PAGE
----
1. Our first game is shared by Dennis Norman. Thanks, Dennis! In this game, Dennis was able to obtain the bishop pair early on, and his doubled pawns on the e-file served to give him a nice grip in the center -- which is important, because this helped to take away any good squares that the white knights might hope to use as advanced outposts, allowing black to win the "battle of the minor pieces." That is, if the white knights are denied good posts, the bishop pair should eventually demonstrate its superiority. Dennis manuevered expertly in this game, creating a backward d3-pawn in white's camp that white had to babysit, giving him a bind on the white position, all while the bishop pair aimed ominously at the white king. All of black's advantages added up to give him a decisive advantage. This clearly had an unsettling effect on his opponent, who understandably sacrificed a pawn to relieve some pressure and give himself some counterplay, but Dennis kept a cool head and his opponent simply found himself in a pawn-down endgame. Dennis made a wise decision to, in Silman's language, "exchange imbalances," that is, to be willing to part with one of his bishops in order to straighten out his pawn structure (making his extra pawn a more serious asset in the endgame) and to increase his space advantage with the pawn recapture (from e5 to d4). Then, with accurate technique, he was able to "tighten the screws" in his position, eliminating enemy counterplay, then to penetrate decisively with his rook on the c-file, devouring three pawns and cashing in on his strong play. A very strong game, from start to finish - well done! It shows the power of putting everything you've got into your game, as Dennis mentions in his analysis.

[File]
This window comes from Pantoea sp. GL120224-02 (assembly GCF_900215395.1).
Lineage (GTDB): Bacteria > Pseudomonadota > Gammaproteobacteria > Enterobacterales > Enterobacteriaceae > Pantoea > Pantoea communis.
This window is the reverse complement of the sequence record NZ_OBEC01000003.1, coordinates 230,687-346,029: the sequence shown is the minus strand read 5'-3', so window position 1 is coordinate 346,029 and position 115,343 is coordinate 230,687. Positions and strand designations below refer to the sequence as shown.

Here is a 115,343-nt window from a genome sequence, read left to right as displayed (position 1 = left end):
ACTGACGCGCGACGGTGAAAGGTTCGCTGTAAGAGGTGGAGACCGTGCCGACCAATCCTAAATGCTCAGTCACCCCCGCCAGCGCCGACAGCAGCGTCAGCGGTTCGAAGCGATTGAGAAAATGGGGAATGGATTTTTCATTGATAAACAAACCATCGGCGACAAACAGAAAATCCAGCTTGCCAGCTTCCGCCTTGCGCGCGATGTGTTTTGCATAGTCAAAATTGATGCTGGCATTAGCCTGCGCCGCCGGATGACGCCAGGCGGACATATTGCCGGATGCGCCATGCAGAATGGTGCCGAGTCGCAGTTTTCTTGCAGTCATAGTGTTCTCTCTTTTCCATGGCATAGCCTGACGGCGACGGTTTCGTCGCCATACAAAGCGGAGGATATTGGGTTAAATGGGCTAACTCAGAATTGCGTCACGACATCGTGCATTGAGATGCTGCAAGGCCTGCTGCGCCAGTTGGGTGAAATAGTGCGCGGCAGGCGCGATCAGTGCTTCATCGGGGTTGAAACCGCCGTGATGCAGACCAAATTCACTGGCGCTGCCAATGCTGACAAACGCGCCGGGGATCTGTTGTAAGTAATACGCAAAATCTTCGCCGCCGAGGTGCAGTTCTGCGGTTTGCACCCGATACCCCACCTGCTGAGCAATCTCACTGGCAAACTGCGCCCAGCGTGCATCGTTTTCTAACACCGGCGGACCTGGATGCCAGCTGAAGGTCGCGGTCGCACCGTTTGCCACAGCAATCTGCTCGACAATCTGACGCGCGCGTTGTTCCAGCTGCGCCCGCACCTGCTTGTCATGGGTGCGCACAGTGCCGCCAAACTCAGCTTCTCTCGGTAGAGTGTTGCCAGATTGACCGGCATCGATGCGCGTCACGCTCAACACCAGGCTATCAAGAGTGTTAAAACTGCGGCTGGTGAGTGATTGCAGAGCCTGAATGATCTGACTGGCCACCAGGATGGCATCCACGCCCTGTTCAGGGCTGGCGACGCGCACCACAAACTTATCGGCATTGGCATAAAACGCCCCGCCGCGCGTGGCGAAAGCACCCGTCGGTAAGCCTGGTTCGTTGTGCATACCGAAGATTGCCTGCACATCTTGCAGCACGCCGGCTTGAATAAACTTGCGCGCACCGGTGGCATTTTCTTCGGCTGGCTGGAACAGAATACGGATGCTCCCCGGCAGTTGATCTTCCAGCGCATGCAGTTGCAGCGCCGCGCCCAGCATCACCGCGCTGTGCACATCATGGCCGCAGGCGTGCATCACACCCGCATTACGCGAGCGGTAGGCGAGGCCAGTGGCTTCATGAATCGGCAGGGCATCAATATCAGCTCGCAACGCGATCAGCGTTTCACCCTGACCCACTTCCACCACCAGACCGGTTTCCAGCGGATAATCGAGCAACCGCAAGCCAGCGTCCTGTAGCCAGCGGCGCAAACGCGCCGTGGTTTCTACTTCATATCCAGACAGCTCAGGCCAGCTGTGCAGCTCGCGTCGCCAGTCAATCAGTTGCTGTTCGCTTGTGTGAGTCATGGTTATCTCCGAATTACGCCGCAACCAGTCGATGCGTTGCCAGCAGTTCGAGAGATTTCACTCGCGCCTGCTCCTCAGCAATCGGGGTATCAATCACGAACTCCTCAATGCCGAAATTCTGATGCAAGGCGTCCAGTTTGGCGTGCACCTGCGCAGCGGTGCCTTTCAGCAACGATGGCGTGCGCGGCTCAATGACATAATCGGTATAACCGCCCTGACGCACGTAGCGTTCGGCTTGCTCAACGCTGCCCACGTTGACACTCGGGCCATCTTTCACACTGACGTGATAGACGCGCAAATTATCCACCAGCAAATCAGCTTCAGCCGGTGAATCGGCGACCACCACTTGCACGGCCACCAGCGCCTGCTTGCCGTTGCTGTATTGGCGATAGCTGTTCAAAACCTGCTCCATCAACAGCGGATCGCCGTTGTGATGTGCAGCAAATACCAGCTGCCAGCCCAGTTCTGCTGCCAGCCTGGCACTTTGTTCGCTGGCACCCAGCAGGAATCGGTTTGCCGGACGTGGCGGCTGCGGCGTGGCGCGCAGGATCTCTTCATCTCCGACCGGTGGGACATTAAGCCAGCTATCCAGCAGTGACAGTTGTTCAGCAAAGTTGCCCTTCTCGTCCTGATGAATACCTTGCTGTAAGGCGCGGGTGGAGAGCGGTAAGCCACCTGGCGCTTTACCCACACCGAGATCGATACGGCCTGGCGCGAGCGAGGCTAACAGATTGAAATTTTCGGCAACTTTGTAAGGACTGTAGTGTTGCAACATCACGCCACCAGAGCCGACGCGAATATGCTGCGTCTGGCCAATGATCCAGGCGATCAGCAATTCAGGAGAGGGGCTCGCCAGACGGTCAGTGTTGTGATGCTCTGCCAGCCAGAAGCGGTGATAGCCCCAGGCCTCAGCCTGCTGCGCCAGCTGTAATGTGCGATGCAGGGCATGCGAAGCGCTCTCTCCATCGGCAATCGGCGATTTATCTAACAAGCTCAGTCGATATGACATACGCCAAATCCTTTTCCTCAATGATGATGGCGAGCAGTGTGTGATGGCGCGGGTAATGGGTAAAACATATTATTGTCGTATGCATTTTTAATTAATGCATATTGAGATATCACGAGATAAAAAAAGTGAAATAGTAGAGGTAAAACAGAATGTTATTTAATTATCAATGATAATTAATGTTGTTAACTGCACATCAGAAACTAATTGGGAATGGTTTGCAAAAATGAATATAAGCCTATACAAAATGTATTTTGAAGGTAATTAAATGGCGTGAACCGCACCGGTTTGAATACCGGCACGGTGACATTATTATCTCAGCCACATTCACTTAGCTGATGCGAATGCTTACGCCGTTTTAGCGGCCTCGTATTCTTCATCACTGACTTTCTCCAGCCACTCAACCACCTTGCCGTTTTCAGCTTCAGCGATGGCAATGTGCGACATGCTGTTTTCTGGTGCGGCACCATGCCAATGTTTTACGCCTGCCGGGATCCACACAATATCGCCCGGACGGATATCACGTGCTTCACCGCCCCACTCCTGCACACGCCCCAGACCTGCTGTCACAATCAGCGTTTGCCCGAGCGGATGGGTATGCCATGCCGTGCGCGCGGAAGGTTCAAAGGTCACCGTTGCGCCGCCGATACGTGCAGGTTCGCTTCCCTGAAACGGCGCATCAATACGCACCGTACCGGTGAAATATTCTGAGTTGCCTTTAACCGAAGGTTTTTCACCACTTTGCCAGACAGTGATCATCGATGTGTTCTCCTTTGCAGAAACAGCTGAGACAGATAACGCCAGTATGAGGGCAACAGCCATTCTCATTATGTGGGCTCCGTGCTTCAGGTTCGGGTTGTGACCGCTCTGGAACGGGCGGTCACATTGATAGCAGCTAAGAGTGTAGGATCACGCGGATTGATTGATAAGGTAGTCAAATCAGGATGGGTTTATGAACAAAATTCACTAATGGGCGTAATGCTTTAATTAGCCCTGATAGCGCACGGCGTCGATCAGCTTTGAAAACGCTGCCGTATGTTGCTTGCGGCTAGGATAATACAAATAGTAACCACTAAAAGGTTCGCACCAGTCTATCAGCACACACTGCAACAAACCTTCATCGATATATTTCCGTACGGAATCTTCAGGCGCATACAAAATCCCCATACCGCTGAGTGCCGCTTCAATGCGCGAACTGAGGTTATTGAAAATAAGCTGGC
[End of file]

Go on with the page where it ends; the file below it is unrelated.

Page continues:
2. Our next game was played by Tim Bismarck in the US Junior Open, 1992. In this game, Tim defeated an opponent 700 points his senior! This is a good demonstration that, ultimately, rating doesn't matter. If we bring our best chess game, anything can happen (not to mention that a higher rated player is less likely to bring their best game against a much lower rated player, who they often take for granted). Here, Tim used tactical means to trade off white's strong light-squared bishop for his knight, leaving him with the bishop pair but, most critically, a powerful, uncontested bishop breathing fire down the h1-a8 diagonal that led straight to the white king. This provided him with an enduring initiative that kept growing as he mobilized his entire army and incrementally stepped up the pressure against white's weak g3-pawn. Now white had to deal with the diagonal and the pressure against g3; maybe your opponent can handle one weakness, but two is often decisive. It was just a matter of time before Tim found a way to quickly shift the pressure and exploit the diagonal, ending things efficiently. This tremendous upset was immortalized in the Chess Life magazine, and once again in this "Best Games for the Rest of Us" blog.